Fragrant Italian salt-cod stew with potatoes (baccalà in umido)

Layers of flavour: the salt-cod is layered with potatoes, chilli and garlic in this delicious stew.

Much later in life, I discovered salted fish. A further revelation of preservation and one that, if one can possibly say this, eclipsed my love of this way with poultry and meat, but it remains a very close call. For anyone who adores salt cod as much as I do, then it may well have been either Portugal, Spain (particularly in Barcelona) or northern Italy (especially in the Veneto), where this Nirvana first took place.

For this enthusiast, it was in the Douro valley behind Porto, where a simple piece of grilled salt cod (bacalhau) and potatoes (also grilled) sent me to that very paradise. Once doused with local olive oil of rare pungency and eaten together with pitchers of very cold local white wine, the promised land was given.

Fragrant Italian salt-cod stew with potatoes (serves 4)

120ml–130ml extra-virgin olive oil
750g–800g medium-size waxy-ish potatoes (red-skinned desirée would be my choice), peeled and thickly sliced
1kg salt cod, soaked overnight, skin and any stray bones removed, cut into 4cm–5cm- size pieces
1tspn chilli flakes, or less, to taste
4 cloves garlic, crushed and roughly chopped
250ml dry white wine
Flat-leaf parsley, coarsely chopped—about 4 heaped tbspn

Pre-heat the oven to 170 ̊C/ 325 ̊F/gas mark 3. Take a large, lidded casserole (a Le Creuset would be ideal, here) and pour into it 2tbspn of the given olive oil. Place a single layer of the potatoes in the base of the pot, then a randomly placed layer of the salt cod. Sprinkle with some of the chilli flakes and a little of the garlic.

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Repeat these layers three times (depending on the width of the pot), finishing with a final layer of potatoes; the finished dish doesn’t necessarily need to have a ‘layered’ look to it, but the layering does, however, assure even cooking throughout. And, anyway, the layers will be well disturbed before serving, as the final addition of the parsley is stirred in. Now, pour in the white wine and the rest of the olive oil. Warm the pot over a low flame for about 5 minutes until the wine and oil are quietly bubbling away beneath the fish and potatoes.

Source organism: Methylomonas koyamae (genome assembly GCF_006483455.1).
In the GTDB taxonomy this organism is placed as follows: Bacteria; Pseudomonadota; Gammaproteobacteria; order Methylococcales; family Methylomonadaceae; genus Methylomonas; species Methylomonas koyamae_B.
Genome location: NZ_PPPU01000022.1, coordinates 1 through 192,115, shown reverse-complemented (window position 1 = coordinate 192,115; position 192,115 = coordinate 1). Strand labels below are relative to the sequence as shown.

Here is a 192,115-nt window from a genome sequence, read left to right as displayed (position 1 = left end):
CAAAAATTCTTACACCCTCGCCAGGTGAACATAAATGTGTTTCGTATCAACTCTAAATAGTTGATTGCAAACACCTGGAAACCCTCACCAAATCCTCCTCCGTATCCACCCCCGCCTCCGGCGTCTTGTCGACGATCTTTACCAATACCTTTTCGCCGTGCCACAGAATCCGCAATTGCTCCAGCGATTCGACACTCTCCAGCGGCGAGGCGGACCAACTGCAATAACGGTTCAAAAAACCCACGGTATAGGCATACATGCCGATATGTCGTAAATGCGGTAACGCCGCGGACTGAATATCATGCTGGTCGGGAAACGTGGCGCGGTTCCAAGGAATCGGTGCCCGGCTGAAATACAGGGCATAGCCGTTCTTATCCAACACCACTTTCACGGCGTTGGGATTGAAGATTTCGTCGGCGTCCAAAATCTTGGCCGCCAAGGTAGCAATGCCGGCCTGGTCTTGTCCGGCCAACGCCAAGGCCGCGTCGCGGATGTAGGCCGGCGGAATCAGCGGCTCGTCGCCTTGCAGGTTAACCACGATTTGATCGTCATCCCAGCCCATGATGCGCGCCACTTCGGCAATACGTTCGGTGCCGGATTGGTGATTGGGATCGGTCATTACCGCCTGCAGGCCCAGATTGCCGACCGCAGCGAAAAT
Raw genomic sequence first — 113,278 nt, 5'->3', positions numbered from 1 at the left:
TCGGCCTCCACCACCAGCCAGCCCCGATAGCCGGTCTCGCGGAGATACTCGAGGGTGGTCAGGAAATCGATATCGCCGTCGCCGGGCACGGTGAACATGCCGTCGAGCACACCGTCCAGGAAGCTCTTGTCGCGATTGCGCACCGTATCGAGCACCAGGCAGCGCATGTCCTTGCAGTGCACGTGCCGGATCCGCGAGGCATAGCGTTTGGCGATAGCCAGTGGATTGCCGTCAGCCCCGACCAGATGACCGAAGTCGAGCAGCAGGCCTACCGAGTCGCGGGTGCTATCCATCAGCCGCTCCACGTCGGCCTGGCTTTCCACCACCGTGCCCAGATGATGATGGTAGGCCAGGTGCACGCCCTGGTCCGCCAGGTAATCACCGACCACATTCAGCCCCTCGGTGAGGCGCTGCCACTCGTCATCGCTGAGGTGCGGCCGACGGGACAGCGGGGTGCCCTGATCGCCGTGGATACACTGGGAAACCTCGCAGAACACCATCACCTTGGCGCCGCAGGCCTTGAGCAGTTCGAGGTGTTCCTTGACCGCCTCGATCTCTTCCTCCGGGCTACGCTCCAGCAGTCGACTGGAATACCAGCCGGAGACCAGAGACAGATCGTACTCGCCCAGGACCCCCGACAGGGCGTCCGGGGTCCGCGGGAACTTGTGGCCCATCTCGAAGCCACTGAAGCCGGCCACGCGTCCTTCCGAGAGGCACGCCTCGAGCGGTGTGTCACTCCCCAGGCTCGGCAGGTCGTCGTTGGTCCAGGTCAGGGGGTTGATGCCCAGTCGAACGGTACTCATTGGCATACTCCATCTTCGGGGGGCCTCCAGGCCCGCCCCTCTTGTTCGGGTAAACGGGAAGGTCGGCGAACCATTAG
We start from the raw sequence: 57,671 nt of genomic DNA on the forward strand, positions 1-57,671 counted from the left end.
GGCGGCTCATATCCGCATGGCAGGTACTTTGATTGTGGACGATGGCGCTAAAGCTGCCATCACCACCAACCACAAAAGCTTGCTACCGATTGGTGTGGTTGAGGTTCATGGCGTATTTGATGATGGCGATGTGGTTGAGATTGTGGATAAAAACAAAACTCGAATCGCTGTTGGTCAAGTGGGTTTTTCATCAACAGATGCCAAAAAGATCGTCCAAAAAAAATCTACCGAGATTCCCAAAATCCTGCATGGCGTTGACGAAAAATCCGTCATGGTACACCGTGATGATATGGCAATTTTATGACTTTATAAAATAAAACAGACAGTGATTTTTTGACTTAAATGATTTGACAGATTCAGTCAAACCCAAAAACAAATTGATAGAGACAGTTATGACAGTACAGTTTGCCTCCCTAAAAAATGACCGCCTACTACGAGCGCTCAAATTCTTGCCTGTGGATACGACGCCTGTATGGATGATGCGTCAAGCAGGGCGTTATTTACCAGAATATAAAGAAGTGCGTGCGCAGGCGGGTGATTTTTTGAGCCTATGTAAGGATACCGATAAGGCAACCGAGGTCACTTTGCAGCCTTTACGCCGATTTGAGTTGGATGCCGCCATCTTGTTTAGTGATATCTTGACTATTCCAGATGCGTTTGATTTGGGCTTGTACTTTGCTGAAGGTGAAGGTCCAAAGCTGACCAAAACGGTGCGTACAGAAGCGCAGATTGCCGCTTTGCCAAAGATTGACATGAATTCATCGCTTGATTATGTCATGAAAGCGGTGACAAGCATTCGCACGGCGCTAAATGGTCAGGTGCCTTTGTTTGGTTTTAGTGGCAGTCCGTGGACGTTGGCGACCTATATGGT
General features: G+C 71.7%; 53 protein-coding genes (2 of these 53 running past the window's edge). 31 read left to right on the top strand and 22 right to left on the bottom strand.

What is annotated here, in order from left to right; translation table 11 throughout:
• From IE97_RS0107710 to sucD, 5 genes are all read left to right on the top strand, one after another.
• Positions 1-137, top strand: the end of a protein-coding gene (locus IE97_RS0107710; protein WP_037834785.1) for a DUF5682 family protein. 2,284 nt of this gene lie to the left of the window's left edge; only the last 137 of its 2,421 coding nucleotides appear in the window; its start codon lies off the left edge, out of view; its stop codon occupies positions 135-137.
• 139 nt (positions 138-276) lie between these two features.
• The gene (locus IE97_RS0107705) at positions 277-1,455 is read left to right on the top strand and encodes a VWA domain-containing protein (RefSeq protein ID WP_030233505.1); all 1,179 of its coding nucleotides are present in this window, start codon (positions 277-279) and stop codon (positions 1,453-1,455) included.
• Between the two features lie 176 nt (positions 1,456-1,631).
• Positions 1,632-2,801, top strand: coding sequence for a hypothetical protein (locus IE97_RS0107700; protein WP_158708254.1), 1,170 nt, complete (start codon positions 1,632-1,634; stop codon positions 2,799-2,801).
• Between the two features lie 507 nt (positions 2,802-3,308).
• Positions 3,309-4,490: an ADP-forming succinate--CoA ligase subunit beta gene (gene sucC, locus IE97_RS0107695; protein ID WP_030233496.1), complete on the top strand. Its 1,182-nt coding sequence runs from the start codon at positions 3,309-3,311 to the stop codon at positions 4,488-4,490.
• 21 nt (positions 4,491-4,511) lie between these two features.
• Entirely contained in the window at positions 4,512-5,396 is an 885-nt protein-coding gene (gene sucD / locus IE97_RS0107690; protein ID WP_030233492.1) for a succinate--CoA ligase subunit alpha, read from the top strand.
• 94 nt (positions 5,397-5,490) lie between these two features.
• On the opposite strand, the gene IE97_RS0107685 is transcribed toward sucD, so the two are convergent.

Cut out a circle of either greaseproof paper or foil (slightly larger than the circumference of the pot) and place it over the top layer of potatoes, tucking it in around the edges to make a reasonable seal.

Finally, pop on the lid, place in the pre-heated oven and cook for about 45 minutes or until the potatoes are tender when poked with a sharp knife.

Remove from the oven, take off the lid and discard the paper/ foil. Add the parsley and carefully stir it into the assembly, making sure that it is as fully distributed as possible. Return the pot to the oven without its lid, turn up the heat a little and continue cooking the stew for a further 15 minutes or so; if the potatoes lightly gild during this final cooking, so much the better, but this isn’t essential. What is essential, however, is the heat of the dish: it must be served piping hot!

Two final notes: depending upon the salinity of the soaked cod, a little extra salt may need to be added to the dish, so taste a small piece of the fish to make sure.

Also, it may at first seem alarming to witness quite so much oil floating on the surface of the dish. Don’t flinch from this, as, once the stew is carefully stirred, then served onto (hot!) plates (or shallow soup plates, even better), it will naturally distribute itself and is, after all, part of the charm and an authentic feature of this extraordinarily delicious and rich recipe; the potatoes are particularly wonderful when crushed among the fish.